Friday, August 14, 2015

China and the Yuan

If China's devaluing the Yuan, it suggests that the economy there is slowing down too much. China remains export driven, and a cheaper currency makes exports more competitive.
Sources told Reuters that the move to devalue the yuan reflects a growing clamor within Chinese government circles for a devaluation of perhaps up to 10 percent to help struggling exporters.
Fundamentally however, exports mean that a country generates real goods, and then exchanges them for numbers in a spreadsheet, overall it's a better deal for the importer than the exporter. Life in an export-driven economy means you work hard, but don't end up with much for it because most of your output has been traded away for digital beads. Mosler (and MMT) argues:
In a weakening global economy from a lack of demand (sales) and ‘western educated, monetarist, export led growth’ kids now in charge globally, the path of least resistance is a global race to the bottom to be ‘competitive’. And the alternative to currency depreciation, domestic wage cuts, tends to be less politically attractive, as the EU continues to demonstrate. 
The tool for currency depreciation is intervention in the FX markets, as China just did, after they tried ‘monetary easing’ which failed, of course. Japan did it via giving the nod to their pension funds and insurance companies to buy unswapped FX denominated securities, after they tried ‘monetary easing’ as well. 
The Euro zone did it by frightening China and other CB’s and global and domestic portfolio managers into selling their Euro reserves, by playing on their inflationary fears of ‘monetary easing’-negative rates and QE- they learned in school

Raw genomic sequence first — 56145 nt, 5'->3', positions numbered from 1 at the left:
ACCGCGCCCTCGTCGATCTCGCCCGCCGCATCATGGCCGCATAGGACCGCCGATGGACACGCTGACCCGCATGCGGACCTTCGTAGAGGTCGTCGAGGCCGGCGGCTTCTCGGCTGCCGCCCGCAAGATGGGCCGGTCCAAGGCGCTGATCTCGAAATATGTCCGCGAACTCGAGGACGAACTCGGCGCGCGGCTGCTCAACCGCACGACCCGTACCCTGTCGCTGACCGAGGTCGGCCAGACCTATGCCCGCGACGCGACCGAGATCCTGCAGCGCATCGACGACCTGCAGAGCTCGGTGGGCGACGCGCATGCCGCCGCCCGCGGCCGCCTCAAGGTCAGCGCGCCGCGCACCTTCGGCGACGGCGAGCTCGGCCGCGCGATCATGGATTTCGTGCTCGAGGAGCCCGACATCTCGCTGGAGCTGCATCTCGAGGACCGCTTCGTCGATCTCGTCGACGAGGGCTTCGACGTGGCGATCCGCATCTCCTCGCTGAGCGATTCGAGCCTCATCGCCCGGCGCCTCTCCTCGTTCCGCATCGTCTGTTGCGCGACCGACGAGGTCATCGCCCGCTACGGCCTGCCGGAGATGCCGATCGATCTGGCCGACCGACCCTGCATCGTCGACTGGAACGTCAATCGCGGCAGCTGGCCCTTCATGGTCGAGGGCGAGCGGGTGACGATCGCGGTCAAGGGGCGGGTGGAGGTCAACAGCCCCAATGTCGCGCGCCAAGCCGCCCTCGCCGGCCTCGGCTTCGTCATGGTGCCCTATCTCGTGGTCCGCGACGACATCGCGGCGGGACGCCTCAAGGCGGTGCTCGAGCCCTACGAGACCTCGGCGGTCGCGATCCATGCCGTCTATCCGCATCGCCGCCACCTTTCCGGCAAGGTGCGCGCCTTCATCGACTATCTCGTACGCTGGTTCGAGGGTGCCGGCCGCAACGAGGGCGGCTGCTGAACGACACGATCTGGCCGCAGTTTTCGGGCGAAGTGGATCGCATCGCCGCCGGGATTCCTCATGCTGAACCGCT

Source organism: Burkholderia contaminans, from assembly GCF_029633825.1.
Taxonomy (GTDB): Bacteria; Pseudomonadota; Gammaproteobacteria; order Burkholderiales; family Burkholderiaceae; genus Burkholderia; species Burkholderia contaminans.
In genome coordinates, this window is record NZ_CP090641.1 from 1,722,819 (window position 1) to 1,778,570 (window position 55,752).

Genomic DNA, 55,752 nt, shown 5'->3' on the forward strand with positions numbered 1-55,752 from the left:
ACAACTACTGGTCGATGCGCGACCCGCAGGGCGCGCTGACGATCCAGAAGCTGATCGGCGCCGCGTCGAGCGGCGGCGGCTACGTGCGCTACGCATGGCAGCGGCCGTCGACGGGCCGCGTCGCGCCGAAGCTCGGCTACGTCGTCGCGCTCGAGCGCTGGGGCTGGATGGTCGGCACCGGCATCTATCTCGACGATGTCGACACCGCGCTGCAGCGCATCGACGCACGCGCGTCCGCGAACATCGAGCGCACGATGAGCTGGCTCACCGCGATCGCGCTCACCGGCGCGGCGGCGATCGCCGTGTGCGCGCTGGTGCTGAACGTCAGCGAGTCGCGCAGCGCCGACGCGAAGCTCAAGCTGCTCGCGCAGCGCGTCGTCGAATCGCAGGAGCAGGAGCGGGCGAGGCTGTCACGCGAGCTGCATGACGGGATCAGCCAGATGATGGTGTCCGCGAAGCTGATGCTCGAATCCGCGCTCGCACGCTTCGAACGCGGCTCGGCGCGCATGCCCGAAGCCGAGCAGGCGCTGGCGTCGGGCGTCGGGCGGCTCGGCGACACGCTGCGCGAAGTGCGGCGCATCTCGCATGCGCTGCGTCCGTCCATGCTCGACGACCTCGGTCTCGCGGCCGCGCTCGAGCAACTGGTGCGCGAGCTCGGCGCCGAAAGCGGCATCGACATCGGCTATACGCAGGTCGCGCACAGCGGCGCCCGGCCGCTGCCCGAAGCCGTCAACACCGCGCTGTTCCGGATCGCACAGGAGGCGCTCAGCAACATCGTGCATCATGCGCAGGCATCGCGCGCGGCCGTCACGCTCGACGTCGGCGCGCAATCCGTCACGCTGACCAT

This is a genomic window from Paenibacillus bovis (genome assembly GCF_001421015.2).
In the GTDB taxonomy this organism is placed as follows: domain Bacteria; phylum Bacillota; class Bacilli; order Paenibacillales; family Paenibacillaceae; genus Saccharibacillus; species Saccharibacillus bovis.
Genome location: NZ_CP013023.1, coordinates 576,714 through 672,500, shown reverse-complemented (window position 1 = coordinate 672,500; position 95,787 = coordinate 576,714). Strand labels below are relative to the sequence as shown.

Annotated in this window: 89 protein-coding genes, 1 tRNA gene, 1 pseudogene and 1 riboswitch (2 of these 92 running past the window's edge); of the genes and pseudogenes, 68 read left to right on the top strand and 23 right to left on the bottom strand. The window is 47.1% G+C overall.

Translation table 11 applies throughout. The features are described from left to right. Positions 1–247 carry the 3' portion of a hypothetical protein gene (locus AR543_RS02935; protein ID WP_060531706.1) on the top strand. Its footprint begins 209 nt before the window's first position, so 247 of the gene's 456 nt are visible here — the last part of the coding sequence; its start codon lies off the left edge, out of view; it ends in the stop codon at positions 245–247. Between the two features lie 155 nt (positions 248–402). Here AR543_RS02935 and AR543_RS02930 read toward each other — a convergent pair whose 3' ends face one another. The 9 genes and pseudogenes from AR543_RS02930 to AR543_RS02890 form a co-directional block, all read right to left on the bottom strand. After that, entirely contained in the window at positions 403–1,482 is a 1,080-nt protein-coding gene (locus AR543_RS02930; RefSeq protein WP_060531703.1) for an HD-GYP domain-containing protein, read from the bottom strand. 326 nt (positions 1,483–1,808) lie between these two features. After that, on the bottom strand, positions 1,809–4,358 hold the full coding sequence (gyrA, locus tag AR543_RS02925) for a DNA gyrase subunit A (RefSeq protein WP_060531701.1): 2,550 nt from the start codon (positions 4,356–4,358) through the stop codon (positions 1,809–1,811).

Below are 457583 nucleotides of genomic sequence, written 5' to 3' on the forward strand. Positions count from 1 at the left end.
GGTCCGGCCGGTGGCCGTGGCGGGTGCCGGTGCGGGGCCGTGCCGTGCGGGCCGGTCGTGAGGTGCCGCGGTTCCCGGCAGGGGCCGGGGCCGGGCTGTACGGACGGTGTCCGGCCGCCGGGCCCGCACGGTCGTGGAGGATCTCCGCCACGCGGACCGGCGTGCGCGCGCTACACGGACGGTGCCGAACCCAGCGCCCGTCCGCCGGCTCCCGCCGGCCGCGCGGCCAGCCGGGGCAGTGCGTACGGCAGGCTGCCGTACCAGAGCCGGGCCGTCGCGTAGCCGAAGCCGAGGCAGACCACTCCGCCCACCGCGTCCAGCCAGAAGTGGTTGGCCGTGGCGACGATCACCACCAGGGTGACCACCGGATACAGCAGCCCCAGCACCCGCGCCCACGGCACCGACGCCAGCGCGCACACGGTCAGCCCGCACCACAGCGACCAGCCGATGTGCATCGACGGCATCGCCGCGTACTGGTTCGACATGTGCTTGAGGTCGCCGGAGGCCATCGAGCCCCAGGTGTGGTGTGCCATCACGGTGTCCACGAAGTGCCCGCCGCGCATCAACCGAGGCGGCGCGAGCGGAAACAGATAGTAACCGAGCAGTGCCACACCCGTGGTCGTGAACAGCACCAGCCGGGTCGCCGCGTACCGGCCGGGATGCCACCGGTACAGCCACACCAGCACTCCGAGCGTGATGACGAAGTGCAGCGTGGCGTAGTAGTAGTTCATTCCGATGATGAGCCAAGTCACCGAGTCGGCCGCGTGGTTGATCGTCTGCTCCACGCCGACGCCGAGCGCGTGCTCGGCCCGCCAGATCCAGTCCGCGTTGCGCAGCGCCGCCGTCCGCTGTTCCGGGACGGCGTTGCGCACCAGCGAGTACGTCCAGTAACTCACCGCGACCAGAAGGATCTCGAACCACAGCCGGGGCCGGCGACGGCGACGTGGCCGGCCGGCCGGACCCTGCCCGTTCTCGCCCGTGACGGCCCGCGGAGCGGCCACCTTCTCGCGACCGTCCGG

No country is pursuing a fiscal strategy for increase demand and reduce unemployment. Ultimately, fiscal is all that will work, so we have our mix of deflationary low interest rates, increased risk of credit problems, and export-driven devaluation.


Blogger Detroit Dan said...

China was apparently intervening to prop up value of yuan (by selling UST), but relented and let yuan drop. Does that seem right? (My source for this noted that Chinese currency was remarkably stable for first half of year, while currencies around the world were falling against USD.)

4:32 PM  
Blogger winterspeak said...

I'm not sure what the mechanisms were, and I'm also not sure how China wants to manage exports/currency for US vs EU.

But I was under the general impression that China buys UST to lower the value of the yuan, so why it would be under opposite forces I'm not sure.

Just goes to show I'm out of my league.

Doesn't really matter though -- the key is trying to see where aggregate demand can come from given global weakness and low interest rates.

10:30 AM  
Blogger Detroit Dan said...

I agree that global weakness is the important issue now.

With regard to the yuan issues, Michael Pettis had an article on this yesterday Michael Pettis: Do Markets Determine the Value of the RMB?.

I have a little trouble with Michael Pettis because he doesn't share my (MMT) perspective on monetary systems. For example, he says, "(The PBoC) can chose to determine the size of the money supply (which it attempts to measure by looking at interest rates)". I'm sure the money supply in China is endogenous (not controlled by the central bank). But getting beyond that, he seems to be saying that China is trying to bring its monetary system in line with global standards by floating its currency and having open capital flows.

11:47 AM  
Blogger David said...

I realize this is a late comment, but I think it's important to acknowledge the movement of the Chinese out of China.

Russia and Brazil have devalued and I believe their citizen movement has slowed. India and China are still in a process that likely won't slow until exchange rates adjust.

I find it interesting foreign purchases of U.S homes account for near 1/2 of new home construction. Now I realize foreigners are not all purchasing new homes but they do form new households that would tend to increase new construction more than current citizens swapping houses.

2:39 PM  

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